NEW YORK - Wall Street fell in early trading Monday as investors nervously awaited further news about the government's plan to buy $700 billion in banks' mortgage debt. The Dow Jones industrials were down more than 150 points while the credit markets remained nervous, but not showing the signs of panic that Treasury trading saw last week.
Investors are relieved that federal authorities are taking action to relieve the nation's banks of their toxic assets. But it is not sure yet how successful the plan will be in loosening up the credit markets and propping up the sinking housing market.
Bush administration officials and congressional leaders have been meeting on the rescue plan, the main thrust of which congressional leaders have endorsed.
Investors are also digesting a mix of corporate news. Microsoft Corp. said it plans to repurchase its shares. And Morgan Stanley said it is working to sell up to a 20 percent stake to Japan's Mitsubishi UFJ Financial Group Inc.
The Federal Reserve on Sunday granted Morgan Stanley and Goldman Sachs, the country's last two major investment banks, approval to change their status to bank holding companies. The change of status will allow the companies to set up commercial banks that will be able to take deposits, significantly bolstering the resources of both. They also will be subject to more regulation.
That shift came a week after negotiations failed to save Lehman Brothers Holdings Inc. That and the government's plan to bail out American International Group Inc. helped lead to a seizing up of the credit markets that spurred the government to formulate its plan to rescue companies from their crippling debt.
The yield on the Treasury's 3-month Treasury bill was at 0.93 percent Monday, down slightly from 0.94 percent late Friday, indicating that investors were still willing to take low returns on a safe asset. However, the yield was a far cry from yields around zero at the height of last week's frenetic buying, however; yields move in the opposite direction from price. Short-term Treasurys are seen as the absolute safest place to place cash.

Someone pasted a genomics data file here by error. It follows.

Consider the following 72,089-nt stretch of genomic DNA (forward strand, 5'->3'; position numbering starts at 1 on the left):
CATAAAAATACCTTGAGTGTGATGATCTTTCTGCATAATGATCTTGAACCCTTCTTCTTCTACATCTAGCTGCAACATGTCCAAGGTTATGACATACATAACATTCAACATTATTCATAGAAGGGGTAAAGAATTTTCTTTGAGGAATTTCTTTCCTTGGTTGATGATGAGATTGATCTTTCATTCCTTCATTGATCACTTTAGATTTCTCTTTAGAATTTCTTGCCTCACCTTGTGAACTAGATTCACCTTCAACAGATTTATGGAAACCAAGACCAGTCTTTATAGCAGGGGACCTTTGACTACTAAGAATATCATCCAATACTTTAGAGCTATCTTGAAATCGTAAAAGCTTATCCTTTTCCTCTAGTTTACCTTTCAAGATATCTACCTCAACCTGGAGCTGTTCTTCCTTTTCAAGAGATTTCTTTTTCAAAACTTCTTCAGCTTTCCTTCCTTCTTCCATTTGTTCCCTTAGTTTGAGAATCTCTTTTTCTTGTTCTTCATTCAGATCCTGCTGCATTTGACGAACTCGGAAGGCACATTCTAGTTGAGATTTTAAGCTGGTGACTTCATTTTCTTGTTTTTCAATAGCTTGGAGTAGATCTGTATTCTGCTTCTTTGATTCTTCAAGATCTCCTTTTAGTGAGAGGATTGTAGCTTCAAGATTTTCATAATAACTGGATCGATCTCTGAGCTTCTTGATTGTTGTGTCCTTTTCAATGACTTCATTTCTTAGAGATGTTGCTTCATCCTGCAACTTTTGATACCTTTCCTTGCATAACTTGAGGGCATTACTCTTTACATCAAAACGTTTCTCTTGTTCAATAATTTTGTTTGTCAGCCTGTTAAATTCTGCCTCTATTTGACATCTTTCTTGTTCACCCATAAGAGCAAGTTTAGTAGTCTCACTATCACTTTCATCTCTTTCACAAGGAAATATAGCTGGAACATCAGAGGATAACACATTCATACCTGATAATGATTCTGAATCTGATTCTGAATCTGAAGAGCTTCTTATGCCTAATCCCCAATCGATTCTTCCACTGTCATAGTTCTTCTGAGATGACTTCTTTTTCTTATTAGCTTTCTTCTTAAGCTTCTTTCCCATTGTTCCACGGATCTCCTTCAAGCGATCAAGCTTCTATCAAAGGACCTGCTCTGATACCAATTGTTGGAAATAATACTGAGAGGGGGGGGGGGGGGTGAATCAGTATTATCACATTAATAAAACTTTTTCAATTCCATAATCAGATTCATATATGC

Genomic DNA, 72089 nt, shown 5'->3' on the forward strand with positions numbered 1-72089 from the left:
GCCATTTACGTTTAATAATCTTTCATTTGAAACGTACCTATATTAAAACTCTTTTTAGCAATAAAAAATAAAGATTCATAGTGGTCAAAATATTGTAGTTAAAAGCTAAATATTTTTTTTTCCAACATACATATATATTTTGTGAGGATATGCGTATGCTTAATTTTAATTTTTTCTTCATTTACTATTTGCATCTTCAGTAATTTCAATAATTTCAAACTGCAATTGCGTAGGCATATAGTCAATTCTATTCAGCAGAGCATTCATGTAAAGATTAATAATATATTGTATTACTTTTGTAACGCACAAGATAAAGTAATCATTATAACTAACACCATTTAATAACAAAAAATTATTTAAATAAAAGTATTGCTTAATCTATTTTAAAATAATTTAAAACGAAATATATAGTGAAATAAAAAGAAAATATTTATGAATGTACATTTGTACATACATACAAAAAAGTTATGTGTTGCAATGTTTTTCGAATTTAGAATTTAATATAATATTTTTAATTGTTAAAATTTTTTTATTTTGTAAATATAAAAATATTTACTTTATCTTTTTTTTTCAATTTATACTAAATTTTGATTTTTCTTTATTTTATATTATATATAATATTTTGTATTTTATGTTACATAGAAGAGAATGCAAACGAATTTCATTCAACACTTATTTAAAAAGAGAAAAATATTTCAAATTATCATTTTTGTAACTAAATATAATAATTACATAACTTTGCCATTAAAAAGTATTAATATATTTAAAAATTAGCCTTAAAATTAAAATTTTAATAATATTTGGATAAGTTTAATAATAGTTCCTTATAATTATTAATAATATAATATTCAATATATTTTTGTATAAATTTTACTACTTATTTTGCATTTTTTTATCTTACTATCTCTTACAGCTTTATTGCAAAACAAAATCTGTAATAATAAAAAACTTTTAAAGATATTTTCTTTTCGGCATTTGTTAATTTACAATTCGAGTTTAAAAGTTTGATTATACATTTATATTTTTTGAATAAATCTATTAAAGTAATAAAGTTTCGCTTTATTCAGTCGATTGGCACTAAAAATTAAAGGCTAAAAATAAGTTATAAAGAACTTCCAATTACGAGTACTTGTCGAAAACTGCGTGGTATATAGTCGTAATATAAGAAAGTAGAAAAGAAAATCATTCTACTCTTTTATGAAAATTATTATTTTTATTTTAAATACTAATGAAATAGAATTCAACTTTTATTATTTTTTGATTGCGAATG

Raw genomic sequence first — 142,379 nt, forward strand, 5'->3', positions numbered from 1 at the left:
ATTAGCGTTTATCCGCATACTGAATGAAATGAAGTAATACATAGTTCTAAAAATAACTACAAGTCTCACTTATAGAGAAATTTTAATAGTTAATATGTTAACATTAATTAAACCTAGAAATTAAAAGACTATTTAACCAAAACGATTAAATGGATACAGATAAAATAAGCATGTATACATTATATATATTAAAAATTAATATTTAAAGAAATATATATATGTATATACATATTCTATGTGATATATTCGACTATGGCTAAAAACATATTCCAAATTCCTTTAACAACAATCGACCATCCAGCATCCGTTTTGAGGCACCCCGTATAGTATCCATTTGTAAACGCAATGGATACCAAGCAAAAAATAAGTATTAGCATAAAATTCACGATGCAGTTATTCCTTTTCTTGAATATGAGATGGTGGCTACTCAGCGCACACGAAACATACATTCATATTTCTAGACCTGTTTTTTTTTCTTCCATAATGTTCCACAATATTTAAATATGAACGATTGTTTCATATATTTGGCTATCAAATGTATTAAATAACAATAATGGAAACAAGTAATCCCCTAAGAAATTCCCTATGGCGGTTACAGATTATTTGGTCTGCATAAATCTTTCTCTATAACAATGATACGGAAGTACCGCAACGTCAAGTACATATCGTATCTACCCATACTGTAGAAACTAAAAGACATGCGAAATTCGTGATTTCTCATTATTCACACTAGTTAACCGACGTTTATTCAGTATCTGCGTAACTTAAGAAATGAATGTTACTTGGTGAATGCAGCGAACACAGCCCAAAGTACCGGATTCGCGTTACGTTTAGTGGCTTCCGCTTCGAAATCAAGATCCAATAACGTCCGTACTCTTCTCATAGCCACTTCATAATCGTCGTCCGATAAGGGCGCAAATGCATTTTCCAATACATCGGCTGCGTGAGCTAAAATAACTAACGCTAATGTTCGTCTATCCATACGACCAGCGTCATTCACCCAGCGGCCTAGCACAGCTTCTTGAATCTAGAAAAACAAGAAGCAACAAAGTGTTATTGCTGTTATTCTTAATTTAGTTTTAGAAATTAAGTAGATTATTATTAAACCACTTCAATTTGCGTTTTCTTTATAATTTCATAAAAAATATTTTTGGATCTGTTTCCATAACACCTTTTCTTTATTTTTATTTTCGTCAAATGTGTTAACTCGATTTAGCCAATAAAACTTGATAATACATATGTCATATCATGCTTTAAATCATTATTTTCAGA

The Treasury's 2-year note's yield was at 2.19 percent, up from 2.14 percent Friday. The yield on the 10-year benchmark Treasury was higher, at 3.88 percent compared with 3.82 percent Friday.
In midmorning trading, the Dow Jones industrial average fell 158.26, or 1.39 percent, to 11,230.18. The pullback comes after the stock market's best two-day session in years so some retrenchment, especially amid the anxiety on the Street, wasn't unexpected.
Broader stock indicators also declined. The Standard & Poor's 500 index fell 19.59, or 1.56 percent, to 1,235.49, and the Nasdaq composite index fell 30.44, or 1.34 percent, to 2,243.46.
The market did get some good news from Microsoft, which said it plans to repurchase as much as $40 billion of its shares. The software maker said it completed a previous $40 billion buyback plan. The company also raised its quarterly dividend to 13 cents from 11 cents. Microsoft rose $1.09, or 4.3 percent, to $26.25.
Morgan Stanley said it signed a letter of intent to sell its stake to Mitsubishi UFJ Financial and that the price of the stake would be based on Morgan's book value after Mitsubishi completes due diligence. Morgan Stanley rose $2.68, or 9.9 percent, to $29.89.
Meanwhile, Goldman Sachs fell $3.46, or 2.7 percent, to $126.34 following announcement of its move to become a commercial bank.
The dollar fell against most other major currencies, while gold prices rose.
Investors were also watching rebounding oil prices. Light, sweet crude for October delivery rose $4.32 to $108.87 a barrel on the New York Mercantile Exchange. On Friday, crude oil jumped by more than $6 a barrel to break back above the $100-a-barrel mark.
Overseas markets were mixed. In Asia, Japan's Nikkei 225 index climbed 1.4 percent to 12,090.59 points, and Hong Kong's Hang Seng Index rose 1.6 percent to 19,632.20. In European trading, London's FTSE rose 0.44 percent, Germany's DAX rose 0.12 percent and France's CAC 40 fell 0.18 percent.